Sorting Droplets by Surface Tension: Devices and Methods
Available for Licensing
US Utility Patent: US 9823174
Nationalized PCT Pending: IN 2018/27022671
At A Glance
Researches at Colorado State University have developed an optimized superomniphobic surface to detect the composition of a liquid blend via the liquid surface tension of its droplets. Because superomniphobic surfaces are repellant to virtually any liquid, this surface is able to “sort” liquid droplets based on their mobility. Due to the composition of the droplet, the surface tension is altered – or the overall ability of the droplet to move across the surface. This portable, low-cost, power-free sensor can rapidly detect compositions of liquid blends, simply by dropping the liquid onto the sensor, and viewing the drops ability to move across the surface. The surface chemistry of the sensor can be tuned systematically to sort droplets based on their surface tension, to numerous applications.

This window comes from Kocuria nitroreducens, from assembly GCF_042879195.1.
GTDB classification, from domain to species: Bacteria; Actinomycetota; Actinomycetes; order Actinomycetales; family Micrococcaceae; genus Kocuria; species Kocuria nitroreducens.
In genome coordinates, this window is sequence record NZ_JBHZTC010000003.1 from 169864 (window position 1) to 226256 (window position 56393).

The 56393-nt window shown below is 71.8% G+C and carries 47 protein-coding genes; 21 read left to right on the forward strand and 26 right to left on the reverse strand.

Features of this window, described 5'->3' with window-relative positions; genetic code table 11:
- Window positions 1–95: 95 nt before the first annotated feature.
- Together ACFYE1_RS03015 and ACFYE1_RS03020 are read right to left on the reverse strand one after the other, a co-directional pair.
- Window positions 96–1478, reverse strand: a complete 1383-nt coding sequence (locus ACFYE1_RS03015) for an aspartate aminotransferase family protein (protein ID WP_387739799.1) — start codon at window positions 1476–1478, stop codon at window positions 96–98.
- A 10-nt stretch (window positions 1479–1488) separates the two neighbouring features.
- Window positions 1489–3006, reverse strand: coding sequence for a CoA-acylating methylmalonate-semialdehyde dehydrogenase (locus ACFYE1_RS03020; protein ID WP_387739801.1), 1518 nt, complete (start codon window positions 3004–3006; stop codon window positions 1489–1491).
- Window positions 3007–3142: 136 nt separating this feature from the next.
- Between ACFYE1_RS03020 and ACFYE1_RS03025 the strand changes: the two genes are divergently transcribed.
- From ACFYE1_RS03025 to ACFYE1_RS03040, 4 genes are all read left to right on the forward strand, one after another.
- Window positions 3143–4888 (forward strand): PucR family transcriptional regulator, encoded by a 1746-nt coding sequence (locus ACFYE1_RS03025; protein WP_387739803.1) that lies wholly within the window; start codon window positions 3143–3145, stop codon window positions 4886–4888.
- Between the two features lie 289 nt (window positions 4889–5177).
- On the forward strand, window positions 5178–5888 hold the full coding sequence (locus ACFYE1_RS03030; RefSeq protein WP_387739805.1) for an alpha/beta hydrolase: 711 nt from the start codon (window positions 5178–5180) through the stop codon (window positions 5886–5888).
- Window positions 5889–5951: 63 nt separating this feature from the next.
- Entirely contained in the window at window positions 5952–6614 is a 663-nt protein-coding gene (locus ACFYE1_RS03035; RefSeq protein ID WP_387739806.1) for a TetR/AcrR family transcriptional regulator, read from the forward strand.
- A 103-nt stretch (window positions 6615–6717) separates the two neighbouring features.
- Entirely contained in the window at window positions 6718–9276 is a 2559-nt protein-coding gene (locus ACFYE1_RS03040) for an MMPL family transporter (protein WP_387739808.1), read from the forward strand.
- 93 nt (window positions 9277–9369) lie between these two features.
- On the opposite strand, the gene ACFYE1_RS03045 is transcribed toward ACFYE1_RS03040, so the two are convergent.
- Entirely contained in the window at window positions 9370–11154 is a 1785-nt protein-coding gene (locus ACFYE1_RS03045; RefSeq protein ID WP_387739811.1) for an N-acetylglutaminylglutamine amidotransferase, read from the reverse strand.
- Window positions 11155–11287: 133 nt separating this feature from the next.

Some countries of Asia (Ex: India) and Africa (Ex: Nigeria) subsidize kerosene for the local population for cooking, heating, etc. As a result, kerosene has been mixed into other fuels such as gasoline and diesel. Conventional detection technologies are time consuming, expensive, and require large amounts of fuel sample.
- Inexpensive – Fabricated easily in a short time
- Efficient – No need for external energy input
- Reusable – each device can be used at least up to 25 times
- Uncomplicated – No training needed to use the device
- Detection of adulterations (such as kerosene) in diesel or gasoline samples
- Can be expanded to similar uses in other industries
Last updated: May 2020